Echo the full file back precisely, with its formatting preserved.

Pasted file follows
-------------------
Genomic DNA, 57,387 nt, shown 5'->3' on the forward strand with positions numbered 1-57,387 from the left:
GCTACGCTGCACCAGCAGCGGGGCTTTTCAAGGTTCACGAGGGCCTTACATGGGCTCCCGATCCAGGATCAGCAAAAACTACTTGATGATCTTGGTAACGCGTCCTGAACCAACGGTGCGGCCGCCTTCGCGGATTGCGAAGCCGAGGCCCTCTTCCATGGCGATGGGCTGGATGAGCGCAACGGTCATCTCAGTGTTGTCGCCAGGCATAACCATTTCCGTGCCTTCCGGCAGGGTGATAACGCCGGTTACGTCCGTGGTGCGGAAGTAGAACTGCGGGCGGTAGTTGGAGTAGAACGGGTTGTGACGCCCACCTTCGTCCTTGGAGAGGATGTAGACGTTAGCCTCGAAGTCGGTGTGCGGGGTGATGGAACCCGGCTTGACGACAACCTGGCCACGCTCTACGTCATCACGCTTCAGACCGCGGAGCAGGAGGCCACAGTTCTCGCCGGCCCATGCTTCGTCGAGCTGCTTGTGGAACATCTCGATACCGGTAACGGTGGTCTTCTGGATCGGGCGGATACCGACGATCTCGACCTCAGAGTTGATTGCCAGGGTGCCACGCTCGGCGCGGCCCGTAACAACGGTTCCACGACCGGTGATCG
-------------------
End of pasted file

Genomic DNA, 57,387 nt, shown 5'->3' on the forward strand with positions numbered 1-57,387 from the left:
GCTACGCTGCACCAGCAGCGGGGCTTTTCAAGGTTCACGAGGGCCTTACATGGGCTCCCGATCCAGGATCAGCAAAAACTACTTGATGATCTTGGTAACGCGTCCTGAACCAACGGTGCGGCCGCCTTCGCGGATTGCGAAGCCGAGGCCCTCTTCCATGGCGATGGGCTGGATGAGCGCAACGGTCATCTCAGTGTTGTCGCCAGGCATAACCATTTCCGTGCCTTCCGGCAGGGTGATAACGCCGGTTACGTCCGTGGTGCGGAAGTAGAACTGCGGGCGGTAGTTGGAGTAGAACGGGTTGTGACGCCCACCTTCGTCCTTGGAGAGGATGTAGACGTTAGCCTCGAAGTCGGTGTGCGGGGTGATGGAACCCGGCTTGACGACAACCTGGCCACGCTCTACGTCATCACGCTTCAGACCGCGGAGCAGGAGGCCACAGTTCTCGCCGGCCCATGCTTCGTCGAGCTGCTTGTGGAACATCTCGATACCGGTAACGGTGGTCTTCTGGATCGGGCGGATACCGACGATCTCGACCTCAGAGTTGATTGCCAGGGTGCCACGCTCGGCGCGGCCCGTAACAACGGTTCCACGACCGGTGATCG